And for Special Effects
The cymbals that follow are usually regarded as effects cymbals and form part of an extended drum kit.
Resembling the sound of water splashing, splash cymbals are usually struck hard. They are usually small cymbals with the most popular sizes offered at 8-inch, 10-inch and 12-inch diameters, though there are some as small as 6” preferred by musicians. Drummers use these to punctuate passages with their short-lived, high-pitch splash. Sometimes they are called crescent cymbals.
Named for their similarity to gongs used in China, this cymbal produces a harsh, trashy sound as opposed to the sweet sound of Turkish or European cymbals. Classical China cymbals retain their thickness across the width of the cymbal; they have an upturned rim that complements the truncated square bell with a rough inside finish and may be mounted with the bell facing either upwards or downwards. There are a variety of sizes, most commonly 12-inch to 18-inch diameters, although sizes either side of these parameters exist and the full range falls between 0.4 inches to 27 inches. Used as an effects cymbal, the pang and swish cymbals are often likened to the China cymbal.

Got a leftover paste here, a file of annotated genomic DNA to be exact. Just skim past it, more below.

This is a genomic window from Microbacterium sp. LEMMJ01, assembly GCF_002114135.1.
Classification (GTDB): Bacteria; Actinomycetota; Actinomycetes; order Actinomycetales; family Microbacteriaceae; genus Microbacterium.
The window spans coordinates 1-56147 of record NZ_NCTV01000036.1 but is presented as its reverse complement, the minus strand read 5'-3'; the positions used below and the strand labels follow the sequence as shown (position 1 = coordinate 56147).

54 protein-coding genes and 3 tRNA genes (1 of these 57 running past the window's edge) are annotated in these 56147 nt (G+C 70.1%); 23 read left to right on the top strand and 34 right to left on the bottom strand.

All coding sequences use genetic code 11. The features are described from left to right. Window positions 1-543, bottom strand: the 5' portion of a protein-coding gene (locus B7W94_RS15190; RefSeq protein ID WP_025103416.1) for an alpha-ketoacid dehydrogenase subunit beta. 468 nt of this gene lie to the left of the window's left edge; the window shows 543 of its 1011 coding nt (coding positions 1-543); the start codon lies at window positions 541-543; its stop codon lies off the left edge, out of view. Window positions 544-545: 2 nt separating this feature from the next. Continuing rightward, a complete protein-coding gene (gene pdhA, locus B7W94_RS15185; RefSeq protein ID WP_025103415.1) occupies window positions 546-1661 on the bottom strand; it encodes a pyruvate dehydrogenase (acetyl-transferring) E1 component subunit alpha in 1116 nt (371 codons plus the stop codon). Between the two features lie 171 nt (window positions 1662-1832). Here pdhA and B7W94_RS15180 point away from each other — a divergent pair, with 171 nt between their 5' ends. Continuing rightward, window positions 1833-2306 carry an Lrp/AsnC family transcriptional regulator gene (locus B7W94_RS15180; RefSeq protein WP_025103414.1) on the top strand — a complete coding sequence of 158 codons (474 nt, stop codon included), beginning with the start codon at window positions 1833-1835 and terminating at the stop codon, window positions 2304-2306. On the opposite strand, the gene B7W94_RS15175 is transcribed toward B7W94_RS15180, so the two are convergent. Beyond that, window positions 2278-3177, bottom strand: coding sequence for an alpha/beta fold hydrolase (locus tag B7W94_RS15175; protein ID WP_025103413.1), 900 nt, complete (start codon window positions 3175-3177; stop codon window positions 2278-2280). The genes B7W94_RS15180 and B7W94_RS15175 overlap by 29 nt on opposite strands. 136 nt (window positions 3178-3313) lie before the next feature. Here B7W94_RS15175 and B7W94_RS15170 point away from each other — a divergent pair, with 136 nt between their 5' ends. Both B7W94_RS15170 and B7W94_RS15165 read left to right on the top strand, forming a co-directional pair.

The sizzle cymbal is the show-off of the effects cymbals. Instead of a plain metal disc, it features embellishments that will augment the sounds it creates. Rivets, rattle, and chains transform a ride cymbal into a different instrument and enhance the effect. A rivet sizzler typically has holes in the rim containing loose rivets at 1.5 inches from the edge. Too many rivets will reduce the sustain of the cymbal. Chain sizzle cymbals may have one or more ball chains that hang from the centre bell and drape over the cymbal. These might be permanent or removable devices.